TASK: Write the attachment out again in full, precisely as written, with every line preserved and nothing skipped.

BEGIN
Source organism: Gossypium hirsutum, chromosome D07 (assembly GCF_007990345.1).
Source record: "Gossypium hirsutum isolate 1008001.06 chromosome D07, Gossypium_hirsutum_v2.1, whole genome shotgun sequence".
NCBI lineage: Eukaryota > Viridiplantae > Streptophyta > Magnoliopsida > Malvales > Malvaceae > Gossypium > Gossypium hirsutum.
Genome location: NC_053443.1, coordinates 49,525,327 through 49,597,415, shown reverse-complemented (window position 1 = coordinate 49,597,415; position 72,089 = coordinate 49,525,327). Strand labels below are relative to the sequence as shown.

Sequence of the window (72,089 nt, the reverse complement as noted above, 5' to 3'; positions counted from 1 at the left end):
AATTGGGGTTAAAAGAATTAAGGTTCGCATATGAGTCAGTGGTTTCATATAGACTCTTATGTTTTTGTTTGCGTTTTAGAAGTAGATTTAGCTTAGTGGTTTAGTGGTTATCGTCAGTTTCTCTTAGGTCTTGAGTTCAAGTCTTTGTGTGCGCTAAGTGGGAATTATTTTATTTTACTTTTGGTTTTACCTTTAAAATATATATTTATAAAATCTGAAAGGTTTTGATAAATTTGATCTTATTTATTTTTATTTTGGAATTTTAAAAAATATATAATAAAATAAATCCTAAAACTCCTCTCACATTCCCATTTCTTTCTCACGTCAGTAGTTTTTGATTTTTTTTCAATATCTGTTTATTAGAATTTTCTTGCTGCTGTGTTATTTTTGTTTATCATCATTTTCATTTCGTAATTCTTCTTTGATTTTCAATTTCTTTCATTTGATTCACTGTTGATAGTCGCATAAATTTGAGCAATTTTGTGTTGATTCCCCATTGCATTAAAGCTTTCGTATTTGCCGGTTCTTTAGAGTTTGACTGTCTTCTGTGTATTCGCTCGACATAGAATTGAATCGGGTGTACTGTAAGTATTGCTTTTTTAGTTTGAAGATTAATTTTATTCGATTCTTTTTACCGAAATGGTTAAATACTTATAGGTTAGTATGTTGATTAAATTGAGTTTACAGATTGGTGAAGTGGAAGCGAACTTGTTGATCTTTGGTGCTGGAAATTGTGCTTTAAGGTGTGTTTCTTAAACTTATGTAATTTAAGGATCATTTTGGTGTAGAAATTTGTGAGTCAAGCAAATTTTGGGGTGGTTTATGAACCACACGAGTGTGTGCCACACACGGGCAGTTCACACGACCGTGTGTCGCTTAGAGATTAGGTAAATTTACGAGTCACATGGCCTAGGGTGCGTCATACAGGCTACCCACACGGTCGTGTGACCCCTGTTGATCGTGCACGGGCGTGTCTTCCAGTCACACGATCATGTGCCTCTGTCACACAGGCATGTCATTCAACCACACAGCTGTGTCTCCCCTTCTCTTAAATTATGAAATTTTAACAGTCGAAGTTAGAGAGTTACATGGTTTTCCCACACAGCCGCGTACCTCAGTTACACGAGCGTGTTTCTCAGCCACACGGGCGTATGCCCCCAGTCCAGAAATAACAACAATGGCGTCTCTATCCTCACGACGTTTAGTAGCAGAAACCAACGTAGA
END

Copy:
Source organism: Gossypium hirsutum, chromosome D07 (assembly GCF_007990345.1).
Source record: "Gossypium hirsutum isolate 1008001.06 chromosome D07, Gossypium_hirsutum_v2.1, whole genome shotgun sequence".
NCBI lineage: Eukaryota > Viridiplantae > Streptophyta > Magnoliopsida > Malvales > Malvaceae > Gossypium > Gossypium hirsutum.
Genome location: NC_053443.1, coordinates 49,525,327 through 49,597,415, shown reverse-complemented (window position 1 = coordinate 49,597,415; position 72,089 = coordinate 49,525,327). Strand labels below are relative to the sequence as shown.

Sequence of the window (72,089 nt, the reverse complement as noted above, 5' to 3'; positions counted from 1 at the left end):
AATTGGGGTTAAAAGAATTAAGGTTCGCATATGAGTCAGTGGTTTCATATAGACTCTTATGTTTTTGTTTGCGTTTTAGAAGTAGATTTAGCTTAGTGGTTTAGTGGTTATCGTCAGTTTCTCTTAGGTCTTGAGTTCAAGTCTTTGTGTGCGCTAAGTGGGAATTATTTTATTTTACTTTTGGTTTTACCTTTAAAATATATATTTATAAAATCTGAAAGGTTTTGATAAATTTGATCTTATTTATTTTTATTTTGGAATTTTAAAAAATATATAATAAAATAAATCCTAAAACTCCTCTCACATTCCCATTTCTTTCTCACGTCAGTAGTTTTTGATTTTTTTTCAATATCTGTTTATTAGAATTTTCTTGCTGCTGTGTTATTTTTGTTTATCATCATTTTCATTTCGTAATTCTTCTTTGATTTTCAATTTCTTTCATTTGATTCACTGTTGATAGTCGCATAAATTTGAGCAATTTTGTGTTGATTCCCCATTGCATTAAAGCTTTCGTATTTGCCGGTTCTTTAGAGTTTGACTGTCTTCTGTGTATTCGCTCGACATAGAATTGAATCGGGTGTACTGTAAGTATTGCTTTTTTAGTTTGAAGATTAATTTTATTCGATTCTTTTTACCGAAATGGTTAAATACTTATAGGTTAGTATGTTGATTAAATTGAGTTTACAGATTGGTGAAGTGGAAGCGAACTTGTTGATCTTTGGTGCTGGAAATTGTGCTTTAAGGTGTGTTTCTTAAACTTATGTAATTTAAGGATCATTTTGGTGTAGAAATTTGTGAGTCAAGCAAATTTTGGGGTGGTTTATGAACCACACGAGTGTGTGCCACACACGGGCAGTTCACACGACCGTGTGTCGCTTAGAGATTAGGTAAATTTACGAGTCACATGGCCTAGGGTGCGTCATACAGGCTACCCACACGGTCGTGTGACCCCTGTTGATCGTGCACGGGCGTGTCTTCCAGTCACACGATCATGTGCCTCTGTCACACAGGCATGTCATTCAACCACACAGCTGTGTCTCCCCTTCTCTTAAATTATGAAATTTTAACAGTCGAAGTTAGAGAGTTACATGGTTTTCCCACACAGCCGCGTACCTCAGTTACACGAGCGTGTTTCTCAGCCACACGGGCGTATGCCCCCAGTCCAGAAATAACAACAATGGCGTCTCTATCCTCACGACGTTTAGTAGCAGAAACCAACGTAGA